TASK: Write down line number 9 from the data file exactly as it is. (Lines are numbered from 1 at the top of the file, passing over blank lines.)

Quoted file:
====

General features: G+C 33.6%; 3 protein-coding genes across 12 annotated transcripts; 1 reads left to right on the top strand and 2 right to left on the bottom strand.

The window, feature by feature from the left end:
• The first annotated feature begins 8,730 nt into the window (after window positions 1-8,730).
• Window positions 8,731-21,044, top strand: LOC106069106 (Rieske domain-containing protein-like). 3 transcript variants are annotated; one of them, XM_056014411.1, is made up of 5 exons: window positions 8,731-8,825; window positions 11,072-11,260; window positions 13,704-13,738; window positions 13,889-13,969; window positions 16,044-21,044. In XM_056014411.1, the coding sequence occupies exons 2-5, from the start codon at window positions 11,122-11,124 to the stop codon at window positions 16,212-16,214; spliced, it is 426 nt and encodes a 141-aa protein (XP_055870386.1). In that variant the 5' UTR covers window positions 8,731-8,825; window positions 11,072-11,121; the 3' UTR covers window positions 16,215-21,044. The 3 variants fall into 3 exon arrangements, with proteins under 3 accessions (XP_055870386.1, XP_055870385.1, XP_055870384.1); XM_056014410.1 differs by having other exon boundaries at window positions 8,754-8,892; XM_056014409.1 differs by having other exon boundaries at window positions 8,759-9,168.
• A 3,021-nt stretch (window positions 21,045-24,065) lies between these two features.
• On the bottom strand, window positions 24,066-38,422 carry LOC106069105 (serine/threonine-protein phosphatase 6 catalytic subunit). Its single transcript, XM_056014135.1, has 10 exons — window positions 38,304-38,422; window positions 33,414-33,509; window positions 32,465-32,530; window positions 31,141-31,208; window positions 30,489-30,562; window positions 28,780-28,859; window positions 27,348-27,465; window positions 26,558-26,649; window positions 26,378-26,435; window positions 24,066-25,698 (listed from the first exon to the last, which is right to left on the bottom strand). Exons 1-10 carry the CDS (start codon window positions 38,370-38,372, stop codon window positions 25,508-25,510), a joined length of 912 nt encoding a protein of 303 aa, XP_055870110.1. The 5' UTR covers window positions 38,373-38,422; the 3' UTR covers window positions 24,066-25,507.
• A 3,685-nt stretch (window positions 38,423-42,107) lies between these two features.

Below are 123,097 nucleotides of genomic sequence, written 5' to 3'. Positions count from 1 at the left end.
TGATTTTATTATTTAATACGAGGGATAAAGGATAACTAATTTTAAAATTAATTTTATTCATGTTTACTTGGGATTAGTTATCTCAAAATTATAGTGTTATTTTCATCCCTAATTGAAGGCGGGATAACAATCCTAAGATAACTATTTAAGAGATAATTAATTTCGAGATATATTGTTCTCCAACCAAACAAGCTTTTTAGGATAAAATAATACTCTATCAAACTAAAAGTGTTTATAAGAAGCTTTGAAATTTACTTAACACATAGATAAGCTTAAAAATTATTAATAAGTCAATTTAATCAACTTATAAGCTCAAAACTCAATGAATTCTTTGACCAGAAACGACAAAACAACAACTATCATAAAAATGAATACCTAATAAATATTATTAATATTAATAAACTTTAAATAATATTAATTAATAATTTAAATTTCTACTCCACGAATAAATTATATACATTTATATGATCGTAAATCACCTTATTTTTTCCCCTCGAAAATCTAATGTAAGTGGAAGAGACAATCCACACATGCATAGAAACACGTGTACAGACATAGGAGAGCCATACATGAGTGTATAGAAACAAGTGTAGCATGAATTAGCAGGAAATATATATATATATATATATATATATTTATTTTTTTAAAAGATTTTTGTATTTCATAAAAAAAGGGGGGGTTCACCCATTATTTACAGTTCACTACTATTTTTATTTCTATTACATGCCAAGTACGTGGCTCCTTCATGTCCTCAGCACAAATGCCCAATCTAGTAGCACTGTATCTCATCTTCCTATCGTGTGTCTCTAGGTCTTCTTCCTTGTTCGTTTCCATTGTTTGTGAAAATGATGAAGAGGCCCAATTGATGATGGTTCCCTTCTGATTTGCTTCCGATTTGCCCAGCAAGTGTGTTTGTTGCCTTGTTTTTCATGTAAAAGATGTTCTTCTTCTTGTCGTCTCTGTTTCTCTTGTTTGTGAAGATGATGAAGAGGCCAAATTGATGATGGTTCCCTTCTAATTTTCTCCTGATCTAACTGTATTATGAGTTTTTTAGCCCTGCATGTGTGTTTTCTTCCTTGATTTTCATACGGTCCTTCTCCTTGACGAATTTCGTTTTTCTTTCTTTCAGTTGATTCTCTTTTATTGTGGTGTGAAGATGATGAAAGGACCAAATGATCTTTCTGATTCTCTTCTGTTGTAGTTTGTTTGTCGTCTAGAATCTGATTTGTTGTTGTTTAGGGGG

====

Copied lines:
TGATTTTATTATTTAATACGAGGGATAAAGGATAACTAATTTTAAAATTAATTTTATTCATGTTTACTTGGGATTAGTTATCTCAAAATTATAGTGTTATTTTCATCCCTAATTGAAGGCGGGATAACAATCCTAAGATAACTATTTAAGAGATAATTAATTTCGAGATATATTGTTCTCCAACCAAACAAGCTTTTTAGGATAAAATAATACTCTATCAAACTAAAAGTGTTTATAAGAAGCTTTGAAATTTACTTAACACATAGATAAGCTTAAAAATTATTAATAAGTCAATTTAATCAACTTATAAGCTCAAAACTCAATGAATTCTTTGACCAGAAACGACAAAACAACAACTATCATAAAAATGAATACCTAATAAATATTATTAATATTAATAAACTTTAAATAATATTAATTAATAATTTAAATTTCTACTCCACGAATAAATTATATACATTTATATGATCGTAAATCACCTTATTTTTTCCCCTCGAAAATCTAATGTAAGTGGAAGAGACAATCCACACATGCATAGAAACACGTGTACAGACATAGGAGAGCCATACATGAGTGTATAGAAACAAGTGTAGCATGAATTAGCAGGAAATATATATATATATATATATATATATTTATTTTTTTAAAAGATTTTTGTATTTCATAAAAAAAGGGGGGGTTCACCCATTATTTACAGTTCACTACTATTTTTATTTCTATTACATGCCAAGTACGTGGCTCCTTCATGTCCTCAGCACAAATGCCCAATCTAGTAGCACTGTATCTCATCTTCCTATCGTGTGTCTCTAGGTCTTCTTCCTTGTTCGTTTCCATTGTTTGTGAAAATGATGAAGAGGCCCAATTGATGATGGTTCCCTTCTGATTTGCTTCCGATTTGCCCAGCAAGTGTGTTTGTTGCCTTGTTTTTCATGTAAAAGATGTTCTTCTTCTTGTCGTCTCTGTTTCTCTTGTTTGTGAAGATGATGAAGAGGCCAAATTGATGATGGTTCCCTTCTAATTTTCTCCTGATCTAACTGTATTATGAGTTTTTTAGCCCTGCATGTGTGTTTTCTTCCTTGATTTTCATACGGTCCTTCTCCTTGACGAATTTCGTTTTTCTTTCTTTCAGTTGATTCTCTTTTATTGTGGTGTGAAGATGATGAAAGGACCAAATGATCTTTCTGATTCTCTTCTGTTGTAGTTTGTTTGTCGTCTAGAATCTGATTTGTTGTTGTTTAGGGGG